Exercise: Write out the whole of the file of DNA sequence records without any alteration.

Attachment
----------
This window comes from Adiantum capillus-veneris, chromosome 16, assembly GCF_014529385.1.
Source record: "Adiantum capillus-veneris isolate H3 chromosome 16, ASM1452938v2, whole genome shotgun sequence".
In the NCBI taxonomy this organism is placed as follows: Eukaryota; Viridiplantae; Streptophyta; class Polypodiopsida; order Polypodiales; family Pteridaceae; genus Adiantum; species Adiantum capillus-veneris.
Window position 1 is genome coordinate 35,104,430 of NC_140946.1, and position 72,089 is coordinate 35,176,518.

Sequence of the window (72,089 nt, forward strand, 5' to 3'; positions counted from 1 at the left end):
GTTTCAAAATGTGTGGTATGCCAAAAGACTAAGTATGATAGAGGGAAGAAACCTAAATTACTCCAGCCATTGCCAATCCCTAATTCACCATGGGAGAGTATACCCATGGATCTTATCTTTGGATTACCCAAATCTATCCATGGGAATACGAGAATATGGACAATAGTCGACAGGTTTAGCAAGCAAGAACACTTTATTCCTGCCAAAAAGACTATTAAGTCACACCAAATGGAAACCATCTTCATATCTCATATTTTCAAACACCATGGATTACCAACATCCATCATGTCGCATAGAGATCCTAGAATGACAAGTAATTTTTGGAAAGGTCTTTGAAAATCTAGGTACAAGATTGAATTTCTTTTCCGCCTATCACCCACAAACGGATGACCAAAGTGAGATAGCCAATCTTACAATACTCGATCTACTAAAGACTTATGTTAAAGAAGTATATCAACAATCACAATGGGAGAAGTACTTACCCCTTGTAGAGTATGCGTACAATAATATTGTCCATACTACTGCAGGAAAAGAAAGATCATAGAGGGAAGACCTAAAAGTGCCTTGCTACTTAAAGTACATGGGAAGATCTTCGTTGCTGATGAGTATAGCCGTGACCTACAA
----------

This window comes from Adiantum capillus-veneris, chromosome 16, assembly GCF_014529385.1.
Source record: "Adiantum capillus-veneris isolate H3 chromosome 16, ASM1452938v2, whole genome shotgun sequence".
In the NCBI taxonomy this organism is placed as follows: Eukaryota; Viridiplantae; Streptophyta; class Polypodiopsida; order Polypodiales; family Pteridaceae; genus Adiantum; species Adiantum capillus-veneris.
Window position 1 is genome coordinate 35,104,430 of NC_140946.1, and position 72,089 is coordinate 35,176,518.

Sequence of the window (72,089 nt, forward strand, 5' to 3'; positions counted from 1 at the left end):
GTTTCAAAATGTGTGGTATGCCAAAAGACTAAGTATGATAGAGGGAAGAAACCTAAATTACTCCAGCCATTGCCAATCCCTAATTCACCATGGGAGAGTATACCCATGGATCTTATCTTTGGATTACCCAAATCTATCCATGGGAATACGAGAATATGGACAATAGTCGACAGGTTTAGCAAGCAAGAACACTTTATTCCTGCCAAAAAGACTATTAAGTCACACCAAATGGAAACCATCTTCATATCTCATATTTTCAAACACCATGGATTACCAACATCCATCATGTCGCATAGAGATCCTAGAATGACAAGTAATTTTTGGAAAGGTCTTTGAAAATCTAGGTACAAGATTGAATTTCTTTTCCGCCTATCACCCACAAACGGATGACCAAAGTGAGATAGCCAATCTTACAATACTCGATCTACTAAAGACTTATGTTAAAGAAGTATATCAACAATCACAATGGGAGAAGTACTTACCCCTTGTAGAGTATGCGTACAATAATATTGTCCATACTACTGCAGGAAAAGAAAGATCATAGAGGGAAGACCTAAAAGTGCCTTGCTACTTAAAGTACATGGGAAGATCTTCGTTGCTGATGAGTATAGCCGTGACCTACAA